Epigenetics and Nutrigenomics: a bite-size introduction.
When you think about your genes, what springs to mind? Perhaps your ancestors and what you have inherited from them? When we think about our heritage, often we think of our physical attributes: eyes, skin, hair colour, perhaps even our expressions.
How often do you think about the internal, biological things you have inherited? The genetic coding that indicates how likely you are to experience disease or chronic illness? This is also written into our genes.
Erroneous gene coding can indicate a predisposition to diseases and chronic illnesses, such as autoimmune disorders, cancers and heart disease. Fortunately, once we know that there is a gene code error, we can use epigenetics and nutrigenomics to influence and correct it.
Epigenetics refers to the lifestyle, environmental and behavioural changes we can make to influence the expression of our genetic coding—positively and negatively. Nutrigenomics refers to the diet and supplement changes we can make to do the same.
Below we’re sharing a bite-size introduction to epigenetics and nutrigenomics.
Ok, let’s wind things back a bit. What is genetic coding?
As the National Institute of General Medical Sciences shares “Genetics is the scientific study of genes and heredity—of how certain qualities or traits are passed from parents to offspring as a result of changes in DNA sequence. A gene is a segment of DNA that contains instructions for building one or more molecules that help the body work.”
When a gene code is programmed correctly, the body can work optimally. When there is a gene code error, or a gene code is missing, the body will experience disease and illness.
Our work here at The Maas Clinic is focused on correcting gene code errors so that our clients can experience optimal health and longevity.
So, how do you find out which codes are working? And which ones aren’t?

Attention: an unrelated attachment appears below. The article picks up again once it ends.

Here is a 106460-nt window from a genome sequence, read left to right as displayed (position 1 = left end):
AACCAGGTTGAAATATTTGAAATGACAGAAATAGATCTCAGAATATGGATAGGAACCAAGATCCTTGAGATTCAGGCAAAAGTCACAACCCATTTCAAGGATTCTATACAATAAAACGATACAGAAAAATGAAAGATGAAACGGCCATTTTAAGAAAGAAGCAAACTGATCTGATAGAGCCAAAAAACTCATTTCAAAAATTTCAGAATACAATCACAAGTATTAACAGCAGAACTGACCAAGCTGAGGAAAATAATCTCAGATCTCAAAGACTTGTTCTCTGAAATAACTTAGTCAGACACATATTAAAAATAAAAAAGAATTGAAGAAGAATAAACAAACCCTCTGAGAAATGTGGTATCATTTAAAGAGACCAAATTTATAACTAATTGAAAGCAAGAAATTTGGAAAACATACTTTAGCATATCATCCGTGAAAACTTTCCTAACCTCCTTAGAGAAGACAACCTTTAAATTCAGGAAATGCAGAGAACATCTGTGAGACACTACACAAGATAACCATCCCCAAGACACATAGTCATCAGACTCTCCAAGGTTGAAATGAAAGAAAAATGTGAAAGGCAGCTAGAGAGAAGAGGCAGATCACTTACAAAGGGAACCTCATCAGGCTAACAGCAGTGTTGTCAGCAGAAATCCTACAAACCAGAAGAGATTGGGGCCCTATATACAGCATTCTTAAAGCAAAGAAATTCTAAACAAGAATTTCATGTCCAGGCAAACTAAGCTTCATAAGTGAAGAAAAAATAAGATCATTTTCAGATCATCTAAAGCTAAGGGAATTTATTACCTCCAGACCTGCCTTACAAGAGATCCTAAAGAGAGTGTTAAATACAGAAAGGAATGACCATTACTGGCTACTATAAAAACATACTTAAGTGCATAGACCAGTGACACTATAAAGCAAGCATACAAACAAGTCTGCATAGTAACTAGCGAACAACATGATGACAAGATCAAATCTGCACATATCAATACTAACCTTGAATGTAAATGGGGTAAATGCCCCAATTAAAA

Genetic testing is required to understand which gene codes are working, which ones are not working and which ones are missing.
At The Maas Clinic we work with an external lab partner—Lifecode—to run genetic tests on our clients. These tests require a simple cheek swab.
Once we receive the test results, we are able to interpret them and use them as a blueprint to our clients’ genetic makeup.
Where does epigenetics and nutrigenomics come in?
We use epigenetics and nutrigenomics to correct genetic error codes. Genes require ‘co-factors’ to work. If a co-factor is missing or limited, the gene is unable to operate properly. From analysing genetic testing we are able to identify which co-factors need to be replaced or bolstered to ensure that the gene is working optimally. Examples of co-factors include: Betaine, Choline, Zinc, Magnesium and vitamin B.
Here at The Maas Clinic, we develop treatment programmes which ensure that any missing or deficient co-factors can be fortified. We do this by utilising supplements, diet changes, lifestyle adjustments and behaviour shifts.
As always, our approach is 100% scientific and our application is 100% natural.
“I believe that genetics and epigenetics and nutrigenomics is the ‘next big thing’ in complementary medicine. When implemented correctly, epigenetics and nutrigenomics can help to prevent, reverse and cure disease. The strength of genetics, epigenetics and nutrigenomics is so profound that it’s going to challenge the old ways of treating disease."
Dr Laurens Maas, founder of The Maas Clinic.